“You are not seeing the party hats going on the floor New York Stock Exchange,” said JC O’Hara, the chief market technician at MKM Partners. “The average investor has a healthy degree of skepticism. They are very aware of the signs that an economic slowdown is taking place. But in a TINA market, where are they going to put their money?”
The lack of exuberance surrounding the rally may be a reason to think it can keep going. Investor sentiment is often viewed as a contrarian indicator: When optimism is high, it can indicate that investors are ignoring risks and plowing money into stocks on the belief they can only go up. Conversely, if investors become too pessimistic, it can indicate the market has hit a bottom.
Right now, investors are more neutral. That means a rate cut, along with better than expected corporate results and economic data, could inspire the skeptics to buy and keep the rally going.
Not everyone is convinced that there are more gains to be had.
“The market continues to believe we have this ‘Goldilocks’ situation. That stocks can continue to make new highs and a lot of assets can all perform well together,” said Andrew Sheets, a strategist at Morgan Stanley. “But there are a number of reasons we believe that this is not 2013 or 2015 or even the late 1990s, another period when the Fed cut and the markets did quite well.”
For one, Wall Street’s expectations for earnings remain too high, Mr. Sheets said.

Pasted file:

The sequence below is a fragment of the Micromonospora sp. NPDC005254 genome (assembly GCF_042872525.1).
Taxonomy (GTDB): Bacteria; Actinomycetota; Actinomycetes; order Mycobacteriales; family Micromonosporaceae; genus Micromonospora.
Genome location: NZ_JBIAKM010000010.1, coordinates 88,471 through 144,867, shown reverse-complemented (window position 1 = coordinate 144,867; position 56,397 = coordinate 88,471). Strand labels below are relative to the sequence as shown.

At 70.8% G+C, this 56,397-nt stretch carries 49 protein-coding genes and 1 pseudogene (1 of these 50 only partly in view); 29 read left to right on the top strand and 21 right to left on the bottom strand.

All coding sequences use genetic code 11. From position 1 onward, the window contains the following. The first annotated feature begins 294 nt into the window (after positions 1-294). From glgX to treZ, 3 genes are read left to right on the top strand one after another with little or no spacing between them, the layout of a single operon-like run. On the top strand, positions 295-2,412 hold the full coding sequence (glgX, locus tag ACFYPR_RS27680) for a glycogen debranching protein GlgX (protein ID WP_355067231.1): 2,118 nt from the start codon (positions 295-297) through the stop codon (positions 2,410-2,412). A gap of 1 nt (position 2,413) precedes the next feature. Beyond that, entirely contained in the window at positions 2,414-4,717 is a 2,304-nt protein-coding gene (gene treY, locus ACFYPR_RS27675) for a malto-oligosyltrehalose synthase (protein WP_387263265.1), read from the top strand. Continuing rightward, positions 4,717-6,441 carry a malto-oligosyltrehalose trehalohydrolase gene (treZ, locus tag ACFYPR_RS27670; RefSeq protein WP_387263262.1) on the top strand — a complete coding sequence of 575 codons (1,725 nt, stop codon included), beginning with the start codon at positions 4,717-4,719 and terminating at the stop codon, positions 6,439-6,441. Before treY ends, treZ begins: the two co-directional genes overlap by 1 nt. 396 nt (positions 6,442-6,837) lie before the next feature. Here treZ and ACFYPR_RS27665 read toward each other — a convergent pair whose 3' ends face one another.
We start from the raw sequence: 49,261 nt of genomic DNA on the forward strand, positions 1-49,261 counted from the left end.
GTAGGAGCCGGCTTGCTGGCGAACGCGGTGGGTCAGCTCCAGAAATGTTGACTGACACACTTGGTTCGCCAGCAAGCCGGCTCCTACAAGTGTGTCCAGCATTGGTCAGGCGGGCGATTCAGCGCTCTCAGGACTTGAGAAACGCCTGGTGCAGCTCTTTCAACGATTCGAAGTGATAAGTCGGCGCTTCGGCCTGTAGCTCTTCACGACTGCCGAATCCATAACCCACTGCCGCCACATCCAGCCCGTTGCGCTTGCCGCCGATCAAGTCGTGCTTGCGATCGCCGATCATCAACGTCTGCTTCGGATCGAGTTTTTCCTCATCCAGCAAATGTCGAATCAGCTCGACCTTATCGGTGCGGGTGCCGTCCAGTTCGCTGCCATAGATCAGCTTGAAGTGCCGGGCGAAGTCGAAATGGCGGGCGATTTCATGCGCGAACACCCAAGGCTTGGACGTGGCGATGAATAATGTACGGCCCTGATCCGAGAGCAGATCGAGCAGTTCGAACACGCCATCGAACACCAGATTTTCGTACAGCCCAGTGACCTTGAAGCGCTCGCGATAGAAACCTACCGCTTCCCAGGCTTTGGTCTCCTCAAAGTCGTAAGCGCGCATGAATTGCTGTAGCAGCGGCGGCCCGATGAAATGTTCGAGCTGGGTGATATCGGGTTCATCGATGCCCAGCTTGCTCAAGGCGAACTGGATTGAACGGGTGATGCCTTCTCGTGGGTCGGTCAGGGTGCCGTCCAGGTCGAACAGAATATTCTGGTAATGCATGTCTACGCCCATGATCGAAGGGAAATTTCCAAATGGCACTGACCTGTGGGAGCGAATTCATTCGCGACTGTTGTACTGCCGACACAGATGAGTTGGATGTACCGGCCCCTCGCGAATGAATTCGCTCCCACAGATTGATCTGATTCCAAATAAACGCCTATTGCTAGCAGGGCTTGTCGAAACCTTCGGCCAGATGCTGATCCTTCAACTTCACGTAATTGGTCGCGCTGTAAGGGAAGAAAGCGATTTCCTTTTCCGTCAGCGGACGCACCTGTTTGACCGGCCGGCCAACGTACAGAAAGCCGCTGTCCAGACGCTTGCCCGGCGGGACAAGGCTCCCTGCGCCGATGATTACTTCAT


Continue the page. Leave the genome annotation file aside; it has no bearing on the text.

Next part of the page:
When companies reported first-quarter results, they seemed reluctant to lower the financial forecasts for the year ahead. But since then, trade talks between China and the United States, which many believed was imminent as recently as the end of April, have broken down, and the economic data has weakened. That means that when companies start reporting second-quarter results, they are likely to issue forecasts that reflect a more difficult 12 months ahead, Mr. Sheets said.
Also, a number of economic measures looked more stretched than they did five years ago when the labor market was still strengthening and consumer confidence was improving, Mr. Sheets said. .
It’s true that the United States economy is still adding jobs, but at a slower pace than it did last year or even earlier this year, and consumer confidence is high but not improving.